It's generous of Michael Theune to assign me only some of the blame for my "oversight," but I wish he would assign me all of it, and not burden that nebulous "we" he ropes in. "Poets, critics, and readers"—i.e., the literate?—don't have to "pay more attention to turns" if they don't want to. Those who do can consult Theune's book, Structure & Surprise: Engaging Poetic Turns.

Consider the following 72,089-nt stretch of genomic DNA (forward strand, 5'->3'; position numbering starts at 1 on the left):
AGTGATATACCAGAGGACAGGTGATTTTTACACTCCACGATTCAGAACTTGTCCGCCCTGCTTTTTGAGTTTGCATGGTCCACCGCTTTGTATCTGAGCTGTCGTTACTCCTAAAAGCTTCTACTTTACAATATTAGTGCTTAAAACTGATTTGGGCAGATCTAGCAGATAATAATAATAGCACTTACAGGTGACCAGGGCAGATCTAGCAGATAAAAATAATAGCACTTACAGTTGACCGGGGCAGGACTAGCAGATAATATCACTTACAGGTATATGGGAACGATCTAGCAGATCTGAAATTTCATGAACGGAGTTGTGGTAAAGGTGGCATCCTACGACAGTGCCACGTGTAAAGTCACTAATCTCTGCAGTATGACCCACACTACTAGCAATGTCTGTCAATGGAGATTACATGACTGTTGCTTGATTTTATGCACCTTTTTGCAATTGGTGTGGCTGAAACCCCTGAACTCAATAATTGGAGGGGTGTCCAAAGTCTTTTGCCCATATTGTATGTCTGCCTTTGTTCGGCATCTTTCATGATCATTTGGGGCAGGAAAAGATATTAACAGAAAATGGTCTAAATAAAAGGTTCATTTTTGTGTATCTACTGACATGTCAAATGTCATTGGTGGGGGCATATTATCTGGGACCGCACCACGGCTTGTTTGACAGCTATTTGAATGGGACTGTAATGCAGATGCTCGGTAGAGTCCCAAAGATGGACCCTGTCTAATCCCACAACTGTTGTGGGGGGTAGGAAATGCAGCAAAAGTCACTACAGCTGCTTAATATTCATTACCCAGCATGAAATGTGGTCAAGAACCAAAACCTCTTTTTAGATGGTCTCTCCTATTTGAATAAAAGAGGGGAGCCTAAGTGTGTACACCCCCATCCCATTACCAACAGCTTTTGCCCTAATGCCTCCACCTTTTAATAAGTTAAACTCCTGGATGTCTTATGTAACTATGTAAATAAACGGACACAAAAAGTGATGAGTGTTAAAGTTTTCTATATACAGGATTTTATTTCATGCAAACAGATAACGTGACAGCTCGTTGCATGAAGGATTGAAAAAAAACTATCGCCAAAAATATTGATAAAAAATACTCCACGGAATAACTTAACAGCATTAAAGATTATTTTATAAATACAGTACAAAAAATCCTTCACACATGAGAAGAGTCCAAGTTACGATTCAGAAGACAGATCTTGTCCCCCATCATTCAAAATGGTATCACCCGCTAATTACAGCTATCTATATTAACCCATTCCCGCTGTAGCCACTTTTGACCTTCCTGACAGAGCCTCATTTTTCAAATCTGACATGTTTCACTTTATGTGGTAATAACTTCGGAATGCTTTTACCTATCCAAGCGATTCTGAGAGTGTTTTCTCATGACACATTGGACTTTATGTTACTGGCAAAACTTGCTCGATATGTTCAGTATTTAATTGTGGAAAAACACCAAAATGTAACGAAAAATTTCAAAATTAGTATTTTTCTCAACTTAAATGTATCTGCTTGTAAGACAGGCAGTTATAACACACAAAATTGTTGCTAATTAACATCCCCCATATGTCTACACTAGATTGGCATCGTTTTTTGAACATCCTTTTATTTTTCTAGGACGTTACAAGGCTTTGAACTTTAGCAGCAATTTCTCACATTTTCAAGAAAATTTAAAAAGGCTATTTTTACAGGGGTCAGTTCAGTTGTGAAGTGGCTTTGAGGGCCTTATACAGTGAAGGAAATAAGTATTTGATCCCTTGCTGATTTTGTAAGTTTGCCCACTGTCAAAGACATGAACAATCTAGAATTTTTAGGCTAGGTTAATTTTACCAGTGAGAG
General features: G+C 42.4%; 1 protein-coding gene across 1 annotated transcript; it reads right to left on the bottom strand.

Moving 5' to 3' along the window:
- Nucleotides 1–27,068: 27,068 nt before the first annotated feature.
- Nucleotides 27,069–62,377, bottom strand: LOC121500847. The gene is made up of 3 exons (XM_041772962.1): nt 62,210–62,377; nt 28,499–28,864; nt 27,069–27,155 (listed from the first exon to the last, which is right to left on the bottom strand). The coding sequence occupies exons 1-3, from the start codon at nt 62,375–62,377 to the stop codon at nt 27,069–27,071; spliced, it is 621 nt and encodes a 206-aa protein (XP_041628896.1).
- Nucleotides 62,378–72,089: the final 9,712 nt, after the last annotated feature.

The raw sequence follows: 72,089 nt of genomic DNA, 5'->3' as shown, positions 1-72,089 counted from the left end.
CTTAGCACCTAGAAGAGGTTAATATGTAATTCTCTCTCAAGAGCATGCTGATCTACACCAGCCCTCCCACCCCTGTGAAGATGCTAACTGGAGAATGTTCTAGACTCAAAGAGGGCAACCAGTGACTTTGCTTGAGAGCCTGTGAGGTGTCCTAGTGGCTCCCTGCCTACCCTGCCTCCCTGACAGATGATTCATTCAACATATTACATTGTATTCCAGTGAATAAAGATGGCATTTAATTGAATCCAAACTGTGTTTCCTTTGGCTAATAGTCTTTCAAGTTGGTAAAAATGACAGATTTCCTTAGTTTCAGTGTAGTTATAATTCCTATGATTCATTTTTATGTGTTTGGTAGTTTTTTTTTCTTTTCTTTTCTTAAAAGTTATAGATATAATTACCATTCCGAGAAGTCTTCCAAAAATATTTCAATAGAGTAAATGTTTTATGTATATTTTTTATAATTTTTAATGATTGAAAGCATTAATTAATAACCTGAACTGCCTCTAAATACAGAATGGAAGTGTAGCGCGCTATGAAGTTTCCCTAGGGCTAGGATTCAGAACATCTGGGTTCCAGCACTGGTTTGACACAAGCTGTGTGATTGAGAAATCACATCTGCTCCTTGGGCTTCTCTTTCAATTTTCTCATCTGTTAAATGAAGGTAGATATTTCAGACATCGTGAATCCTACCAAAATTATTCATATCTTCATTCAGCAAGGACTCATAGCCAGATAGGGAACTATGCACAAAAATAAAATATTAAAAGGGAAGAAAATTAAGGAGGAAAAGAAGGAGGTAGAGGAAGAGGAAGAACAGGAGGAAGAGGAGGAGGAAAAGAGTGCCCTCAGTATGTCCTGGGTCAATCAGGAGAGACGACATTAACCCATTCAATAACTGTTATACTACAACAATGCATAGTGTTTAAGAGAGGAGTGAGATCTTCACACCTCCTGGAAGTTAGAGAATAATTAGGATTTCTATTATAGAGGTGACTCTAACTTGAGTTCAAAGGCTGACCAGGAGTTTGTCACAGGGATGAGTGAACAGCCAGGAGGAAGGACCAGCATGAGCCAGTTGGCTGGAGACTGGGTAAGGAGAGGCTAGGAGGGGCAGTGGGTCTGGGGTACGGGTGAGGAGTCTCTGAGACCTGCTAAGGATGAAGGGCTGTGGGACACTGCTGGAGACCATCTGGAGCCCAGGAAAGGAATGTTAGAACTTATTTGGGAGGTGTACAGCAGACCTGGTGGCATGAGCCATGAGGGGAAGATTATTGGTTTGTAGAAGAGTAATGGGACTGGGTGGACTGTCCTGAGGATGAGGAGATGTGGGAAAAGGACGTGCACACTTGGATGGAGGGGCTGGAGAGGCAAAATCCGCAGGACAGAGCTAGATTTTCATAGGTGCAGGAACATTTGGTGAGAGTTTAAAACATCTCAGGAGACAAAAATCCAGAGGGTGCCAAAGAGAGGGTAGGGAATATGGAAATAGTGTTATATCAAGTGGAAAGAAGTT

But it's still unclear why the presence of turns in slack poetry should transform that poetry into a self-contained poem that cannot afford the loss of any of its words. It's also unclear why Graham's pieces should be called "exploded haikus." (Wouldn't an exploded haiku have the same number of syllables as a regular haiku and be scattered across the page or something? Seriously, what is an exploded haiku?) It's also unclear why the ending of "Futures"—"and how/one could bend down close to it/and drink"—is a "shockingly singular" arrival. It's sentimental and not trying very hard, as is the preceding perception, "its dry touch, sweet strange/smell." But why hone a perception when you can just move on to the next? In the three-page "Futures" alone, I count thirty instances of the word "and" or the ampersand (not to mention fifteen instances of the vague "it" and seventeen of the passive "is"). If this is poetry "enacting movements of mind," then the mind in question seems a little unfocused, turning in every direction, a mind whose meandering could be cut off just about anywhere, with no real loss to the reader. Indeed, if Graham had ended "Futures" somewhere on its second page, would anyone really have noticed a difference?